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Chip CFOs get a crash course in silicon geopolitics
We're searching for a financial officer who can look beyond the numbers, semiconductor biz CEO tells us
Analysis Chief financial officers at chip companies are getting a crash course in global dynamics as component shortages and a highly charged semiconductor leadership battle between countries determine business decisions.
The fundamentals of the microchip business haven’t changed, though its CFOs have to be – if they are not already – savvy in understanding geopolitics and intellectual property, especially with chip technologies being considered important to national security.
“CFOs have to play a key role in understanding the geopolitical environment that's shaping – where should we invest, in which region?" Syed Alam, managing director and global lead for the semiconductor practice at Accenture Strategy, told The Register.
"I think these things are going to become more and more important going forward."
The ability to be a negotiator and navigate geopolitical issues are critical, given chip acquisition deals are under tighter scrutiny and take much longer than before, Alam said.
AMD closed a $49bn all-stock acquisition of Xilinx this week after the Chinese government took longer than expected to approve the deal. Nvidia last week walked away from a $66bn deal to buy Arm following objections from regulators on competition and national security grounds.
Humi Esaka, CEO at semiconductor designer Ambiq Micro, is searching for a chief financial officer who can look beyond the numbers. The fabless company’s business is booming thanks to a growing demand for its products that include low-power circuitry in battery-constrained devices, such as wearables.
Humi himself is trying to jump geopolitical hoops and striking a balance with customers in countries that include the United States and China.
“The geopolitical reasons as well as the success of the company requires me to have a CFO who can look up to various exit options, as well as the acquiring some of the talent and company in IP and also mitigating someone's geopolitical risk,” Humi told The Register.
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Chip manufacturer CFOs are also driving record investments in factories to make components for the future. Intel and Samsung are opening multibillion-dollar fabs, and are also championing US legislation that will open up $52bn funds for the companies to establish new factories.
Intel last month appointed David Zinsner as CFO; Zinsner was previously CFO at Micron, where he talked about the impact of shutting down a Chinese DRAM facility in Xi'an following the city’s lock down due to a COVID-19 outbreak.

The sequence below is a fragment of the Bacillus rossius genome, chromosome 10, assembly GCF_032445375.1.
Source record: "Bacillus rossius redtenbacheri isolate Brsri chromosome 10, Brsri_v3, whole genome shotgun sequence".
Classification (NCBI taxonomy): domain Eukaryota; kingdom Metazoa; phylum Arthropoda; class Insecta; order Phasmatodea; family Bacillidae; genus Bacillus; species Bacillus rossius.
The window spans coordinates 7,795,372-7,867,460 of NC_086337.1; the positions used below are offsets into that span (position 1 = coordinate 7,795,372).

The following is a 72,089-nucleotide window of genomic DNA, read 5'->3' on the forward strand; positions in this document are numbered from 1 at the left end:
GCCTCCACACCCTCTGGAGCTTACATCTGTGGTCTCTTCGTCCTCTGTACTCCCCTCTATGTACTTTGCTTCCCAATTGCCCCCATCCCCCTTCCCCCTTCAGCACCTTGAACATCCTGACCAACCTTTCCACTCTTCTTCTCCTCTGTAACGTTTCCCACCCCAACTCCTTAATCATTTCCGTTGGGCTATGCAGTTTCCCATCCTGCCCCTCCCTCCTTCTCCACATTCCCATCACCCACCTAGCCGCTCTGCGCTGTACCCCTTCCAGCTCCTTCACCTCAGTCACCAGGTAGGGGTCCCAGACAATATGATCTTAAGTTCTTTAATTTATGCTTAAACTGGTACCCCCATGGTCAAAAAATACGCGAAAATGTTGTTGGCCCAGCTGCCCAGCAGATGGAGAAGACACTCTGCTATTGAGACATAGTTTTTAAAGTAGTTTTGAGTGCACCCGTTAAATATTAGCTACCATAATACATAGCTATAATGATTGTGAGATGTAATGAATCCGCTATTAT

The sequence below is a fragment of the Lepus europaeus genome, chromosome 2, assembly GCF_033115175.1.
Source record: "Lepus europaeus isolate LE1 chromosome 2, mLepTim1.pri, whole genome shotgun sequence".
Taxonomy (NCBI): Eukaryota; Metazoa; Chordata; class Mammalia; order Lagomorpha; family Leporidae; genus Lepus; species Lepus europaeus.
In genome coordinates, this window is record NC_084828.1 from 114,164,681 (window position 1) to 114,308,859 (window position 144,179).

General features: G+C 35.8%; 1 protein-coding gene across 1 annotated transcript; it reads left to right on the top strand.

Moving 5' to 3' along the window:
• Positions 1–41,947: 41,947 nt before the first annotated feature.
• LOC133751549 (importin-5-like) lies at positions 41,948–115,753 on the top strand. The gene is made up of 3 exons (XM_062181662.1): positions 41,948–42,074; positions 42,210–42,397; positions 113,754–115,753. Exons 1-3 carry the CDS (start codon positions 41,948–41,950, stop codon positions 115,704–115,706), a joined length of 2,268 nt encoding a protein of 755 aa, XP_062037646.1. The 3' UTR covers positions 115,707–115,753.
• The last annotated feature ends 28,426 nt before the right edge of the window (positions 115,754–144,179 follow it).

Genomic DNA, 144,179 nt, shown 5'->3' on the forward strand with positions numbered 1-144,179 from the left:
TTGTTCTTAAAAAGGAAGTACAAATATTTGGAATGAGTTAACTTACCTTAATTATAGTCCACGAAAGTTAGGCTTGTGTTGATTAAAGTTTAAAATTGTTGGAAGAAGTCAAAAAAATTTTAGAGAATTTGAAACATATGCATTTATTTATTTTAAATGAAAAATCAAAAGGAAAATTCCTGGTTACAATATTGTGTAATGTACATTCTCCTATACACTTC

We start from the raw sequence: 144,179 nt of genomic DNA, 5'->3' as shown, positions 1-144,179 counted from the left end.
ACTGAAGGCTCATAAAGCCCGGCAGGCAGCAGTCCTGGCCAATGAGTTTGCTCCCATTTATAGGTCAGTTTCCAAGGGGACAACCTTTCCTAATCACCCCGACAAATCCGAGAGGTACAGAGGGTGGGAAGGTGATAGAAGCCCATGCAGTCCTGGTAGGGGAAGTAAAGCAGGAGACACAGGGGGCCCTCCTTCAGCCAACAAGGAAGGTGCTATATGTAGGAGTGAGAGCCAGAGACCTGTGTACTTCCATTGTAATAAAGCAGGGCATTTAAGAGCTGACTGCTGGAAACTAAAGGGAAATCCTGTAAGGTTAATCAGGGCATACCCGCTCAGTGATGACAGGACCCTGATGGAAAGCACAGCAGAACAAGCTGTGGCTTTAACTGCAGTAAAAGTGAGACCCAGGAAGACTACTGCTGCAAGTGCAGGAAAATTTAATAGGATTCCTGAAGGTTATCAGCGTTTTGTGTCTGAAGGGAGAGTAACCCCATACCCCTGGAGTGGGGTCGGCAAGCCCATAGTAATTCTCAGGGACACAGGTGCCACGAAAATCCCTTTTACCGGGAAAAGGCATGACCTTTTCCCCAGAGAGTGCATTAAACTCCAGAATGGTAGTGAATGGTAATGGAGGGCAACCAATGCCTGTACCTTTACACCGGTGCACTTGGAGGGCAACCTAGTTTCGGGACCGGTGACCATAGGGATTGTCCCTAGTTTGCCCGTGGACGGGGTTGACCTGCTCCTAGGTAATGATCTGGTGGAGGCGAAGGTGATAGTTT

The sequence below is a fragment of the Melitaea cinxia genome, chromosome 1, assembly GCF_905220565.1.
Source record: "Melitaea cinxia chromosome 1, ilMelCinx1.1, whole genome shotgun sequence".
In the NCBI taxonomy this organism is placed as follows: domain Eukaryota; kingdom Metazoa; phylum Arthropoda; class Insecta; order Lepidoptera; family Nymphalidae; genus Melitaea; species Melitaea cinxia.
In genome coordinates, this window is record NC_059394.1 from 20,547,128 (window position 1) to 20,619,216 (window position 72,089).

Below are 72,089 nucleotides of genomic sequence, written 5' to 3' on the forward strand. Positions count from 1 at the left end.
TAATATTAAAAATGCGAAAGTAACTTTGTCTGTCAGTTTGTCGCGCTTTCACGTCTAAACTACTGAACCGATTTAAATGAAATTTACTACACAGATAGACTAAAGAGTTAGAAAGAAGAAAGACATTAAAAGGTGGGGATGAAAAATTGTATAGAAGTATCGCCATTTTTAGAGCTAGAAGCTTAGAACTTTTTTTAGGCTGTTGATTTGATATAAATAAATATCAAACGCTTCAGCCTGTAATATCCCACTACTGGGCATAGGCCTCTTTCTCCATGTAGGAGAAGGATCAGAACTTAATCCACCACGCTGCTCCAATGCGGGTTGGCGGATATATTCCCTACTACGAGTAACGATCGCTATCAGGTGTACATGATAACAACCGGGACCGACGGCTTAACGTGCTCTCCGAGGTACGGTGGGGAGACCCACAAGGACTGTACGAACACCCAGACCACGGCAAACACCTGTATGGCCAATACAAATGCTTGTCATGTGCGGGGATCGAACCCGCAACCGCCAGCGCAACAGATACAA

“The role of CFOs has changed in the last two years – there is more pressure to actually invest more in manufacturing and then build more capacity,” Accenture’s Alam said.
The field diversifies
Traditionally, the chip industry has been conservative on investing in new factories as the possibility of at-times idle infrastructure wasn’t attractive. Many chip companies in the 1990s had their own factories, though the frequent downturns and financial and maintenance burdens led companies like AMD and Motorola to divest manufacturing assets. AMD turned to a fabless model, an approach Nvidia, for one, used to its advantage from the start.
The pressure on chip manufacturer CFOs is now to avoid over-investment in factories by understanding whether the demand for chips is sustainable, or whether it’s just a huge blip.
The demands for investments are more and the size of the investments are also getting more
“The demands for investments are more and the size of the investments are also getting more,” Alam said, adding, “the design cost is also increasing as you are getting into more sophisticated leading node designs and things like that."
Intel has committed $20bn to opening a new fab near Columbus, Ohio by 2025. The funding provided by the government may not amount to much, but geography plays a role in striking a balance on investments in fabs and filling them up properly, S&P Global analyst John Abbott told The Register.
“That means getting relationships from the other chip companies that still have a fabless model,” Abbott said.
Jim McGregor, an analyst at Tirias Research, singled out Devinder Kumar’s body of work as AMD’s CFO for providing a strong financial foundation that helped CEO (and now also board chair) Lisa Su take the company to new heights. Kumar took over as CFO in 2013, and his cost-structure control helped keep the struggling processor company afloat and absorb years of losses. He also secured manufacturing capacity with GlobalFoundries while minimizing the financial impact on the company.
On the other hand, Intel’s Robert Swan, who was promoted from CFO to CEO, in 2019 cut R&D spending for the first time in close to a decade. He subsequently resigned, and R&D spending went up again under new CEO Pat Gelsinger, who has made manufacturing a big part of the company’s future.
Semiconductors are extremely complicated, and have unique demand and supply dynamics that are difficult for outsiders to understand, Accenture’s Alam said. “Because of this unique nature, you don't see semiconductor companies hiring CFOs from outside. Most of the CFOs are hired or promoted within the industry,” he predicted. ®